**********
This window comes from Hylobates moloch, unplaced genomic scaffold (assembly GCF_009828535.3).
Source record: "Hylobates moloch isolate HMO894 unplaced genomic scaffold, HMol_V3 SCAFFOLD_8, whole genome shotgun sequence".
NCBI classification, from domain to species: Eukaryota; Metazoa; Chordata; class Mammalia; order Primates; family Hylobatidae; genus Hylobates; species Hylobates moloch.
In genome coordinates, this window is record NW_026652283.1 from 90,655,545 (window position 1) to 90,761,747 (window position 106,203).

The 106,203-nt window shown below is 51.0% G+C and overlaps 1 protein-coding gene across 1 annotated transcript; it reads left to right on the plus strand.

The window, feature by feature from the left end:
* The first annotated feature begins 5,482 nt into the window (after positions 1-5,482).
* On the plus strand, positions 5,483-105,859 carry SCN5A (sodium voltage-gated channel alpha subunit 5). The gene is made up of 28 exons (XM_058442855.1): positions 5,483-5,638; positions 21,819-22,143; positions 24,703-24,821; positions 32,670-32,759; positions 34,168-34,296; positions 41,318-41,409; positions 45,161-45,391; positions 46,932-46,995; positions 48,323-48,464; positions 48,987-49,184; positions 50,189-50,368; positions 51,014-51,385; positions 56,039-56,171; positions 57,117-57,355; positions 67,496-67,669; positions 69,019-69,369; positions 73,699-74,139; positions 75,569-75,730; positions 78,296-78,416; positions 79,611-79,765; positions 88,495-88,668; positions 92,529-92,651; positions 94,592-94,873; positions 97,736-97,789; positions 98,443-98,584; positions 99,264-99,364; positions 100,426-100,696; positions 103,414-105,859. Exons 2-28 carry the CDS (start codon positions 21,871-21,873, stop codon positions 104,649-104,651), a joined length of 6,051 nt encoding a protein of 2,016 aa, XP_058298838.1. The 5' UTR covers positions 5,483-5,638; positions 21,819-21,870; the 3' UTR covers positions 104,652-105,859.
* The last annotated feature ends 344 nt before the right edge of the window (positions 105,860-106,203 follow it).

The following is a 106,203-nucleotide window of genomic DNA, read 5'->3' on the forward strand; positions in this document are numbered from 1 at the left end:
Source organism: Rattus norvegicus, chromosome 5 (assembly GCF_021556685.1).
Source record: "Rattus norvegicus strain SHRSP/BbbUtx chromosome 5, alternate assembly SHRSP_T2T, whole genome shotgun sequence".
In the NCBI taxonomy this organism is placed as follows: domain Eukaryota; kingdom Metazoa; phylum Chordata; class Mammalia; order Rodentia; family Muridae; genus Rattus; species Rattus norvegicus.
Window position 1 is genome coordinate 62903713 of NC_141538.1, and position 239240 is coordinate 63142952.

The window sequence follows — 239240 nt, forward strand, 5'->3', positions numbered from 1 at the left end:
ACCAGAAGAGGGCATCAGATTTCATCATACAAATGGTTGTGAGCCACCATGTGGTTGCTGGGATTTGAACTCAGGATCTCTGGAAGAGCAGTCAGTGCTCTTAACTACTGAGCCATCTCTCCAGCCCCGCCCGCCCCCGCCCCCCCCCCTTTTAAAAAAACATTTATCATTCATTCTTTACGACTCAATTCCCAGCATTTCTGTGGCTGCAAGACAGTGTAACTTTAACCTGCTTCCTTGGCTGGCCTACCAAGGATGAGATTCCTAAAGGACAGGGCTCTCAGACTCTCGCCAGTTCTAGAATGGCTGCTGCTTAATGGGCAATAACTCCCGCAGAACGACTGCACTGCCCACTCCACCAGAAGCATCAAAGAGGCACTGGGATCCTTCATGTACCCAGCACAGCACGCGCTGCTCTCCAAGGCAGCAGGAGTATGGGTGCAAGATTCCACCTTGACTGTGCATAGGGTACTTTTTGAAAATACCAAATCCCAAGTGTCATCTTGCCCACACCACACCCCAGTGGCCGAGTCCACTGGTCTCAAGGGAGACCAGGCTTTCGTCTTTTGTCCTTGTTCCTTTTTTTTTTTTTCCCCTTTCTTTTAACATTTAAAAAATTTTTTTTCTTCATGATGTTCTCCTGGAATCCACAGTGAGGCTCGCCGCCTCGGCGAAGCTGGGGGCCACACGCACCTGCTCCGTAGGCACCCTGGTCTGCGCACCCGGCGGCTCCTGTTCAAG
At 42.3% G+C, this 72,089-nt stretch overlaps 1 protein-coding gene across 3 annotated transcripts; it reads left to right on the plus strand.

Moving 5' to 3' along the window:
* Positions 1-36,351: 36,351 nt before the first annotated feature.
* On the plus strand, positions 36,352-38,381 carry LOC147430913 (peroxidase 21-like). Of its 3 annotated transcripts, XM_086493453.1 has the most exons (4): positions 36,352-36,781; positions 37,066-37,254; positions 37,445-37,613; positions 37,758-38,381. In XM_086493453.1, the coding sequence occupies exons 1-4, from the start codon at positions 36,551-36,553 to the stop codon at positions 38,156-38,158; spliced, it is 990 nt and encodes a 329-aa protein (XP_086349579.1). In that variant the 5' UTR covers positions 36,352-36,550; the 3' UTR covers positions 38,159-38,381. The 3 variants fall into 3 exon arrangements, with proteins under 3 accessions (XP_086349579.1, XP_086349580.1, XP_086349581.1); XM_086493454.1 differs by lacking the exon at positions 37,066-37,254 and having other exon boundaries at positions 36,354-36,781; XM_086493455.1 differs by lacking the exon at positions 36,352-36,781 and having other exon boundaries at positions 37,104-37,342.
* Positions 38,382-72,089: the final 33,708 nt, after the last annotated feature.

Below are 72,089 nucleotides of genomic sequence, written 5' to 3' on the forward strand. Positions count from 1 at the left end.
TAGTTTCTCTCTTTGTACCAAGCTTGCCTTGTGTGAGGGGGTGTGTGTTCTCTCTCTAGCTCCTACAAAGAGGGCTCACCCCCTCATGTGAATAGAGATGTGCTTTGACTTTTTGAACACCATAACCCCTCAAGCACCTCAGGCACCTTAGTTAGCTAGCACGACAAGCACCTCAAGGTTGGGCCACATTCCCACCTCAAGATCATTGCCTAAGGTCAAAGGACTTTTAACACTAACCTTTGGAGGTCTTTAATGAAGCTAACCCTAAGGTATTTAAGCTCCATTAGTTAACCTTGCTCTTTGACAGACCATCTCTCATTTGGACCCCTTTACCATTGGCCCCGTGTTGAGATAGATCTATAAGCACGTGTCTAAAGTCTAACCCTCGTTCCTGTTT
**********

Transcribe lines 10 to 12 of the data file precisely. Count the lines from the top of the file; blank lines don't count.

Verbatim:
The following is a 106,203-nucleotide window of genomic DNA, read 5'->3' on the forward strand; positions in this document are numbered from 1 at the left end:
Source organism: Rattus norvegicus, chromosome 5 (assembly GCF_021556685.1).
Source record: "Rattus norvegicus strain SHRSP/BbbUtx chromosome 5, alternate assembly SHRSP_T2T, whole genome shotgun sequence".